20 November 1970
| 8,094 m²|
The Marymoor Prehistoric Indian Site is the site of an archaeological dig in Marymoor Park, Redmond, Washington. After King County bought the property in 1962, the site was one of four sites in the park considered for excavation. The dig began in 1964, and continued for four years.
The dig revealed two separate periods of occupation of the site, which is adjacent to the Sammamish River. The first period was around 4,000 B.C.E., and is thought to have been a seasonal camp. In this layer, researchers found stone tools, including spear/arrow points. The second period of occupation was around 1,000 BCE, and appears to have been a more permanent camp. The stone tools found in this layer are from a more varied array of stone than the basalt of the older layer. Much of the stone had to have been traded from the Eastern side of the Cascade Mountains, as they don't occur naturally on the Western side.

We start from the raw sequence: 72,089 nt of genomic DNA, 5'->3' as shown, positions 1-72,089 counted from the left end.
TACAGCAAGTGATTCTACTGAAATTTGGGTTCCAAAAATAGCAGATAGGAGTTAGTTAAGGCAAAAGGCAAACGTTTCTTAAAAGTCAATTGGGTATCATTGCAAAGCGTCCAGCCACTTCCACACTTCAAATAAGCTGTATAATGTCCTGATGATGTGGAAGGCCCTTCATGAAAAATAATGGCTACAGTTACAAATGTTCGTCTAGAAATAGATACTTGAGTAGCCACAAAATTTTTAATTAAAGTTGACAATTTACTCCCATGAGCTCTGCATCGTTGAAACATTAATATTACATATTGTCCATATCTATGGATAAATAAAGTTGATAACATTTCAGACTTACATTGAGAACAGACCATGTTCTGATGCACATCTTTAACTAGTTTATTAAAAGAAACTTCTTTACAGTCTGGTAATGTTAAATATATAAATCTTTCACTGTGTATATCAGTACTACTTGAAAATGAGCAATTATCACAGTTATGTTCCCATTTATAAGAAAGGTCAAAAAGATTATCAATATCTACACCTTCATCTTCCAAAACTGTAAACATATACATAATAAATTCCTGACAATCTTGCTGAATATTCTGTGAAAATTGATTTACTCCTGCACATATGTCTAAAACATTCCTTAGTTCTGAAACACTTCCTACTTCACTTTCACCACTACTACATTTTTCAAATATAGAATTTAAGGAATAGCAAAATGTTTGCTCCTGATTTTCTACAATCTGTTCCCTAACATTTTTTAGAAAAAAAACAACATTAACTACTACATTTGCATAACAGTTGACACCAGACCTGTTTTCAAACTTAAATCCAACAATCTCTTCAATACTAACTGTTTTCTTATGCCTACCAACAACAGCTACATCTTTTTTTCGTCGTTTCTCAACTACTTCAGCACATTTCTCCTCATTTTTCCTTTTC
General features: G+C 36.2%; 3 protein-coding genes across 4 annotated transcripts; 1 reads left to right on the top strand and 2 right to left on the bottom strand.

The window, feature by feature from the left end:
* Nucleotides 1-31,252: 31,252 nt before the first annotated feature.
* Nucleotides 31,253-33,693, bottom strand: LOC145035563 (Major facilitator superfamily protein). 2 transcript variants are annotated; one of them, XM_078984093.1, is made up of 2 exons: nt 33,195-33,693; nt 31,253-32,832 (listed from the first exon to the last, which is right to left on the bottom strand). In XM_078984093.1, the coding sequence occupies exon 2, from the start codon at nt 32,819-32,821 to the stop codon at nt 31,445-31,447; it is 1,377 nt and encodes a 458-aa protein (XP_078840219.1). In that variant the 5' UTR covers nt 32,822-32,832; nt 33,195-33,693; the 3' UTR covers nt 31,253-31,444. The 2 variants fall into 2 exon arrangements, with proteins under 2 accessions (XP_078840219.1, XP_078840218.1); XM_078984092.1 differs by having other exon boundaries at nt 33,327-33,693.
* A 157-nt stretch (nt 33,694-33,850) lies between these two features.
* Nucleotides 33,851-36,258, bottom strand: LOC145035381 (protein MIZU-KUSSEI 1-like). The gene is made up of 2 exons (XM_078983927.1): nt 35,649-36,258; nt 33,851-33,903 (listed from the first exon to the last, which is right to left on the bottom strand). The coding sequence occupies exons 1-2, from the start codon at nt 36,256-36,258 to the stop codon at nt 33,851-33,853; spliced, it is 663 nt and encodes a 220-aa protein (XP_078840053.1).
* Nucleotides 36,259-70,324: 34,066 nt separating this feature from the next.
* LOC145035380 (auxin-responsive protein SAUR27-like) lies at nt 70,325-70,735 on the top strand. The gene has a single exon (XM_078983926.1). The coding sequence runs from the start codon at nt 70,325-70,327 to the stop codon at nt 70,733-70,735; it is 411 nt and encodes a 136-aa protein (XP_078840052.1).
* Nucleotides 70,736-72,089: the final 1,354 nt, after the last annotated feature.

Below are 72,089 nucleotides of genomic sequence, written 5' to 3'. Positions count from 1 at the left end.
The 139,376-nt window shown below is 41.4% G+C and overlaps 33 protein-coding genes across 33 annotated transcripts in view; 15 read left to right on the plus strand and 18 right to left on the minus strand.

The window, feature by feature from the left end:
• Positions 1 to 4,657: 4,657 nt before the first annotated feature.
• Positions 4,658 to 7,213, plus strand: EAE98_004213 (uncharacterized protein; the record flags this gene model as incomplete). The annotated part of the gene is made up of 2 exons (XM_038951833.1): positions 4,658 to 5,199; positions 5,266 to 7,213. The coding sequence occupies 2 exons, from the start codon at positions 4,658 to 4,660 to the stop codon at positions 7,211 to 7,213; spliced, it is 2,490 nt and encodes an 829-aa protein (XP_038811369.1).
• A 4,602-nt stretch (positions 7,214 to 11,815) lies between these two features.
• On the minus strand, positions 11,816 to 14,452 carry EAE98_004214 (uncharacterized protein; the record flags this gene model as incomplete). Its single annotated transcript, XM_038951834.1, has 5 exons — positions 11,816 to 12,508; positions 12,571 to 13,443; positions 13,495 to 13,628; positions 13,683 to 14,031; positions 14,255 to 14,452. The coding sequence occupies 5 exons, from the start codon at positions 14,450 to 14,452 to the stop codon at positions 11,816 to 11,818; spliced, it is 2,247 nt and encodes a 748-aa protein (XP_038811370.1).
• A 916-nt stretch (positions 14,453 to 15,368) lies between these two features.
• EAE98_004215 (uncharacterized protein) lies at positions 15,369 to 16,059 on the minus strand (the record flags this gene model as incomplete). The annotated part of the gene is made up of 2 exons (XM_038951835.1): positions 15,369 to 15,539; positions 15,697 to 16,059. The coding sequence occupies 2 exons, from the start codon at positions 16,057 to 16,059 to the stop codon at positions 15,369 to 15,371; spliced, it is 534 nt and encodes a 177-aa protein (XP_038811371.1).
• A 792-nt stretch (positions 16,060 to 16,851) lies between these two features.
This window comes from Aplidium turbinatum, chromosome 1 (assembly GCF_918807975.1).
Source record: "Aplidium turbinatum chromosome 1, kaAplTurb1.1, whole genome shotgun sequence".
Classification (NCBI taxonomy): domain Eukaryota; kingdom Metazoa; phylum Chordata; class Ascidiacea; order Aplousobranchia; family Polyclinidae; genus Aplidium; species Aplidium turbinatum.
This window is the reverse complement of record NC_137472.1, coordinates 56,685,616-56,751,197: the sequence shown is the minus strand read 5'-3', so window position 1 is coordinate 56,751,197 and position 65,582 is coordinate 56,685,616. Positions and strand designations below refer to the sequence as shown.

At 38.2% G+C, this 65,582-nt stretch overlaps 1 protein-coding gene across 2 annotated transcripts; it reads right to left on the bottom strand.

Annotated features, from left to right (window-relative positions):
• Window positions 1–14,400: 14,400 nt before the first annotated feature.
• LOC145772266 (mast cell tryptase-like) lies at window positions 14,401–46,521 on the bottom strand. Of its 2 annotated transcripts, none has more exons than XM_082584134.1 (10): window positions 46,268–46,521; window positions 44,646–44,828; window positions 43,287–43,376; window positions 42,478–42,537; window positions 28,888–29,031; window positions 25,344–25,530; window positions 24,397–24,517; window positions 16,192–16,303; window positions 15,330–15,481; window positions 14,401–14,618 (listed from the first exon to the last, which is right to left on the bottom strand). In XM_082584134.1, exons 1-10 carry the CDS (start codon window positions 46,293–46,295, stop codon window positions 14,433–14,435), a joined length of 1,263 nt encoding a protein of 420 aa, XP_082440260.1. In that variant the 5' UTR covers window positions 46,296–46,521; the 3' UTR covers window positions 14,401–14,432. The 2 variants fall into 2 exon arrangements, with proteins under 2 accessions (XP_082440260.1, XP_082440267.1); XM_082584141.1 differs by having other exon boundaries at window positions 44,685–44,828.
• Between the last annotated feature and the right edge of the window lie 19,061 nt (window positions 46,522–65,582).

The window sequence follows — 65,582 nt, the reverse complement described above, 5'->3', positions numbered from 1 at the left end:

Many of the items were exhibited in the Marymoor Museum, which was at the park until King County evicted it 2002. Other items were sent to the Burke Museum at the University of Washington.
Marymoor Prehistoric Indian Site Wikipedia
In 2008, during a routine archaeological survey conducted as part of a stream restoration project, stone artifacts were discovered at Bear Creek, between Marymoor Park and nearby Redmond Town Center shopping mall. In 2009–2014 more artifacts were discovered beneath a layer of peat, including stone flakes, scrapers, awls and spear points. An announcement was made in 2015 that they were the oldest stone tools discovered in Western Washington, after the peat was determined by Carbon-14 dating to have been deposited 10,000 years ago.